We continue to see worrisome commentary about market valuations, with hand-wringing about whether the stock market is overvalued or might be in a bubble… and it can get a bit draining, frankly. Caution is important, diversification is important, but worrying does us little good. Yes, investors are paying a steep price for anticipated growth in many stocks… yes, the stock market is at the top end of “normal” valuations over the past several decades, and yes, short-term interest rates near zero obviously have a lot to do with the stock market’s success… when money’s cheap, it’s easier to use it to gamble.
But really, none of us is going to be able to forecast when things might turn. Yes, there will probably be a bear market at some point, and there are always bull and bear markets in particular sectors or niches of the stock market. But one thing that almost always helps to fuel the top stocks is that growth makes investors happy. Ever since Peter Lynch told us all that we could invest for ourselves and find fast-growing ideas by looking around our communities and watching what we buy, investors have been willing to pay sometimes steep prices for companies that are proving they can grow revenues and earnings (yes, it’s OK to say “sales” instead of “revenues,” or “profits” instead of “earnings” — but that will make you feel less important, and your pinstripe suit might be confiscated).
So even with Peter Lynch’s “Growth at a Reasonable Price” perhaps getting a little harder to find (he particularly fancied what he termed the “PEG ratio” — price divided by earnings divided by expected five year growth rate, positing that growing faster than the PE ratio, a PEG ratio of less than one, is a possible sign of a bargain growth stock — he thought of a PEG of 1 as “fair”), we still all hope to buy that next company that revolutionizes something, or builds their business better than competitors, and creates a true colossus over time on the back of an exceptional and sustainable growth rate. So where do we find these stocks?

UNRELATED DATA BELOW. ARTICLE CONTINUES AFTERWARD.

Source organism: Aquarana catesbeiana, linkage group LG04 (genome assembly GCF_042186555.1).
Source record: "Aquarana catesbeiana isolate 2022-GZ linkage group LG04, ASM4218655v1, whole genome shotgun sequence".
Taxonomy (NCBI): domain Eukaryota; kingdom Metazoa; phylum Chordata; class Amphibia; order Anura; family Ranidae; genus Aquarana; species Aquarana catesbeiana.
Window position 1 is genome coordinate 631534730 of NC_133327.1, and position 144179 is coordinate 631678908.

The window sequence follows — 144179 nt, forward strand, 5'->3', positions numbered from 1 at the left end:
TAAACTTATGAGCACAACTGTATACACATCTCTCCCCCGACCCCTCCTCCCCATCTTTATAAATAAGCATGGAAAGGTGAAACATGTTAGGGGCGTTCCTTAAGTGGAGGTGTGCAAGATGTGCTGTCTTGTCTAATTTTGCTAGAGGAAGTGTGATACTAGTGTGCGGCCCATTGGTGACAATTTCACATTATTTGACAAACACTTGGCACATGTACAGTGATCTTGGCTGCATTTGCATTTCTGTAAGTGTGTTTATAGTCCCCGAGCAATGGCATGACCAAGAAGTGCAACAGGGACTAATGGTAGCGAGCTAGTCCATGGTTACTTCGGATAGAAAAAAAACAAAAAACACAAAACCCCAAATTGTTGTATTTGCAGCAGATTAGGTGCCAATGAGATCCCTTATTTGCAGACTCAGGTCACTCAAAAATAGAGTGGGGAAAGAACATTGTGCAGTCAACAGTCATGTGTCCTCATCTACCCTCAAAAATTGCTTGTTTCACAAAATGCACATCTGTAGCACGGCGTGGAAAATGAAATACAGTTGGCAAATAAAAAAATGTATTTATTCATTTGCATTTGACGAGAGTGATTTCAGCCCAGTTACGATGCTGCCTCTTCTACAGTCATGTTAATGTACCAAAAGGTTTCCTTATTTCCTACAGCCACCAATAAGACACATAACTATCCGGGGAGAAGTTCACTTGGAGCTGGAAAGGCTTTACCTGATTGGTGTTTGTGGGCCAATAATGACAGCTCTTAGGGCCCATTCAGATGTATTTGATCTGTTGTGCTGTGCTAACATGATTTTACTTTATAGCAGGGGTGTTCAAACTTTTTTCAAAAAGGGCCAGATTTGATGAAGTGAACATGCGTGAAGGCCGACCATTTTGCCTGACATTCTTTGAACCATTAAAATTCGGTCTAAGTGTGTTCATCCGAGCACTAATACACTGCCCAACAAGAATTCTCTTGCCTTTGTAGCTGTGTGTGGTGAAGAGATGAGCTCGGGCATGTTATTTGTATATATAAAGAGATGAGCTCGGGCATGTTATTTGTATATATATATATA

Well, one place to look is among the growth-lovers — the folks who make their living finding and buying the stocks that the rest of us typically think of as being “too expensive,” at least at first glance. David Gardner at the Motley Fool has made his reputation at one end of that spectrum, being the guy who buys and holds forever the incredible, world-changing companies that make 1,000% gains over a decade or more (Netflix, Priceline.com, Disney/Pixar/Marvel, etc.), and part of his “rule breakers” criteria for an investment is that Wall Street and those running the “conventional wisdom” business must think it’s already “too expensive.” David’s ideas rely on stories, of his perception about the future potential of a business because it’s shaking things up and doing something different that’s going to be far more powerful than the Street expects.
At the other end of the growth-seekers is the quantitative and momentum group — those who don’t look for stories or forecast the future, but just say, “this company is growing fast and faster and investors are loving it more and more, and that’s